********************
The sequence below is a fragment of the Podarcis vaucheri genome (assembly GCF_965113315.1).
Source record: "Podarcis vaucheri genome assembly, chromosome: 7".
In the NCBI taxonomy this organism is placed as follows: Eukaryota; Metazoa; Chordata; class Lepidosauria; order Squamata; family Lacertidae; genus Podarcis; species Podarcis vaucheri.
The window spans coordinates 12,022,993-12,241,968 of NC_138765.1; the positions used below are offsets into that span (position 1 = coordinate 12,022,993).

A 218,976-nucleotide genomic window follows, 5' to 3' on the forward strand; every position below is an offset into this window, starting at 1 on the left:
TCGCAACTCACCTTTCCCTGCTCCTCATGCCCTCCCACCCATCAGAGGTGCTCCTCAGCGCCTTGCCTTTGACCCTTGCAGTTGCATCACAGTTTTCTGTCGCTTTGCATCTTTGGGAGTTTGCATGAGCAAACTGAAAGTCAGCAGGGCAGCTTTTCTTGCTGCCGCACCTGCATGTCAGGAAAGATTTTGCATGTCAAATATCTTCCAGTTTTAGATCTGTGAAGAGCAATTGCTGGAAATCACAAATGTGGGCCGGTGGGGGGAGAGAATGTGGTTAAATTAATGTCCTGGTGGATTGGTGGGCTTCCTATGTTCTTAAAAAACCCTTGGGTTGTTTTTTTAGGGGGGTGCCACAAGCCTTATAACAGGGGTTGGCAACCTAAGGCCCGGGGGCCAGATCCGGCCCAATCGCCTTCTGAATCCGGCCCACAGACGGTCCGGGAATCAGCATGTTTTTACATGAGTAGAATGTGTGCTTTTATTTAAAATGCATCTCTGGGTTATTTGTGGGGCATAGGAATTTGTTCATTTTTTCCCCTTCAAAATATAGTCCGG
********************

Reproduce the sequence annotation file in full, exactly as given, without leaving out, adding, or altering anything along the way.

The sequence below is a fragment of the Podarcis vaucheri genome (assembly GCF_965113315.1).
Source record: "Podarcis vaucheri genome assembly, chromosome: 7".
In the NCBI taxonomy this organism is placed as follows: Eukaryota; Metazoa; Chordata; class Lepidosauria; order Squamata; family Lacertidae; genus Podarcis; species Podarcis vaucheri.
The window spans coordinates 12,022,993-12,241,968 of NC_138765.1; the positions used below are offsets into that span (position 1 = coordinate 12,022,993).

A 218,976-nucleotide genomic window follows, 5' to 3' on the forward strand; every position below is an offset into this window, starting at 1 on the left:
TCGCAACTCACCTTTCCCTGCTCCTCATGCCCTCCCACCCATCAGAGGTGCTCCTCAGCGCCTTGCCTTTGACCCTTGCAGTTGCATCACAGTTTTCTGTCGCTTTGCATCTTTGGGAGTTTGCATGAGCAAACTGAAAGTCAGCAGGGCAGCTTTTCTTGCTGCCGCACCTGCATGTCAGGAAAGATTTTGCATGTCAAATATCTTCCAGTTTTAGATCTGTGAAGAGCAATTGCTGGAAATCACAAATGTGGGCCGGTGGGGGGAGAGAATGTGGTTAAATTAATGTCCTGGTGGATTGGTGGGCTTCCTATGTTCTTAAAAAACCCTTGGGTTGTTTTTTTAGGGGGGTGCCACAAGCCTTATAACAGGGGTTGGCAACCTAAGGCCCGGGGGCCAGATCCGGCCCAATCGCCTTCTGAATCCGGCCCACAGACGGTCCGGGAATCAGCATGTTTTTACATGAGTAGAATGTGTGCTTTTATTTAAAATGCATCTCTGGGTTATTTGTGGGGCATAGGAATTTGTTCATTTTTTCCCCTTCAAAATATAGTCCGG